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Human Exposure to Conventional and Nanoparticle-Containing Sprays - A Critical Review
Link to Journal Abstract
The release of pesticides from conventional spray products has been investigated in depth, and suitable analytical techniques detecting the mass of the released substances are available. In contrast, nanoparticle-containing sprays are less studied, although they are perceived as critical for consumers because inhalation exposure can occur to potentially toxic nanoparticles. A few recent studies presented analytical concepts for exposure experiments and generated data for exposure assessment. This study attempts to review and compare the current approaches to characterize nanosprays and to identify challenges for future research. Furthermore, experimental setups used for exposure assessment from conventional sprays are reviewed and compared to setups used for nanoparticle-containing sprays. National and international norms dealing with nanoparticle characterization, spray characterization and exposure are inspected with regard to their usefulness for standardizing exposure assessment. Different approaches in the field of exposure modeling are reviewed and compared. The conclusion is that due to largely varying experimental setups to date exposure values for nanosprays are difficult to compare. All studies are only conducted with a limited set of sprays, and no systematic evaluation of the study conditions is available. A suitable set of experimental setups as well as minimum reporting requirements should be agreed upon to enable the systematic evaluation of consumer sprays in the future. Indispensable features of such experimental setups are developed in this review.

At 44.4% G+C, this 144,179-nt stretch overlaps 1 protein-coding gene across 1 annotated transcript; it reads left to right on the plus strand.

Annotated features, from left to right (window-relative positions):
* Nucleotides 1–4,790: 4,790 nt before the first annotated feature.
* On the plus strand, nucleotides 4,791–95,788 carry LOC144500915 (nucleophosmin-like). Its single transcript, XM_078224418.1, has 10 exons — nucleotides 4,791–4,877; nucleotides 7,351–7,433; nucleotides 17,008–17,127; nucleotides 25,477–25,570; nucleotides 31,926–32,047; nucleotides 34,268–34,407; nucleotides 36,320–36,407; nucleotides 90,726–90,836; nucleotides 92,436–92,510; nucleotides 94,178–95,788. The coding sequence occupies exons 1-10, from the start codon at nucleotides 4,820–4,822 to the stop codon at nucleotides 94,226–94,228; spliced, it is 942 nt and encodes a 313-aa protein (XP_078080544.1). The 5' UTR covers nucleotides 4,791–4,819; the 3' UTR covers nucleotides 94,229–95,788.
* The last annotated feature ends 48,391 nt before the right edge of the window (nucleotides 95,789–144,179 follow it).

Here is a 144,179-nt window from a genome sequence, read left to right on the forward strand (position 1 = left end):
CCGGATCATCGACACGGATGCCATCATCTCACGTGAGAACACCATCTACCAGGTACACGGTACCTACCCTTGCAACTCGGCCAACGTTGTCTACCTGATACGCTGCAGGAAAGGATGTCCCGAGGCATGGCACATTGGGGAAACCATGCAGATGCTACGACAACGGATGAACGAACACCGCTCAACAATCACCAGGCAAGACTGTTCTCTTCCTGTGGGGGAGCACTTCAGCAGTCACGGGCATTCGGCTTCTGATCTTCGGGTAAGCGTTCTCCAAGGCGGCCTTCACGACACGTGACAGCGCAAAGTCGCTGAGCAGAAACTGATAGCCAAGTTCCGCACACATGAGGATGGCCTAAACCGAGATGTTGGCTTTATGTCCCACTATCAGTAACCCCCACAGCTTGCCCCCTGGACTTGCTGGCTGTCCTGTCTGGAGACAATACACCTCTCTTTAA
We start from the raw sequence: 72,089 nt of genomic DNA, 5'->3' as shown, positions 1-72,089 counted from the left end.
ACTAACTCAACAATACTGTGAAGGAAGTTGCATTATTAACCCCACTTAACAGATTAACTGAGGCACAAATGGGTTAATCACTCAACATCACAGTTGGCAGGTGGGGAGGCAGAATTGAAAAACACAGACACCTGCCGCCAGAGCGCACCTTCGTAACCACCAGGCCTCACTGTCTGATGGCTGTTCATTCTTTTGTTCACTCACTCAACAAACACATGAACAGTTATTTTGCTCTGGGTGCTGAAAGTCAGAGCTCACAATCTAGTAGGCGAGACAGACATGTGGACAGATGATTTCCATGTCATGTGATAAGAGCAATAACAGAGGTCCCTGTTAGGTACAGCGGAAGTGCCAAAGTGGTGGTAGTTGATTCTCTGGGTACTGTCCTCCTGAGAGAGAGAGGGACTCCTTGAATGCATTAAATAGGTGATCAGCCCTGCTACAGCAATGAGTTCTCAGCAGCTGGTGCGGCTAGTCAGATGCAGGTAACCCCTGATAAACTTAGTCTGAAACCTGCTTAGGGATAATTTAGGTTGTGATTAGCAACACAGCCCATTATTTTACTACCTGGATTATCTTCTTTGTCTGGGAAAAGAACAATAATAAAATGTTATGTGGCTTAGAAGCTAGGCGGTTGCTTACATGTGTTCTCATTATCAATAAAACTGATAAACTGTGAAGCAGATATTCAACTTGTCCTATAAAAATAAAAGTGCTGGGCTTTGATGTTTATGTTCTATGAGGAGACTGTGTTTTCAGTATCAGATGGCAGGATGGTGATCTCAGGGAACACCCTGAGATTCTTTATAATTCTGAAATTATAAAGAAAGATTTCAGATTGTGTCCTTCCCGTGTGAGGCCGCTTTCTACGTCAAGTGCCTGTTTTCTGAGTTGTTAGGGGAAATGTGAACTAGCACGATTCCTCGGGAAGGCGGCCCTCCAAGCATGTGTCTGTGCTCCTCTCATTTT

Nanoparticle-containing sprays are less studied, although they are perceived as critical for consumers because inhalation exposure can occur to potentially toxic nanoparticles. This study attempts to review and compare the current approaches to characterize nanosprays and to identify challenges for future research.
Exposure Or Hazard Target
Method Of Study
Risk Exposure Group
Environmental Science & Technology, 2014, 48(10): 5366-5378
Environmental Science & Technology
Losert S, von Goetz N, Bekker C, Fransman W, Wijnhoven SWP, Delmaar C, Hungerbuhler K, Ulrich A
Last updated on July 9, 2014
This work is supported in part by the Nanoscale Science and Engineering Initiative of the National Science Foundation
under NSF Award Number EEC-0118007.
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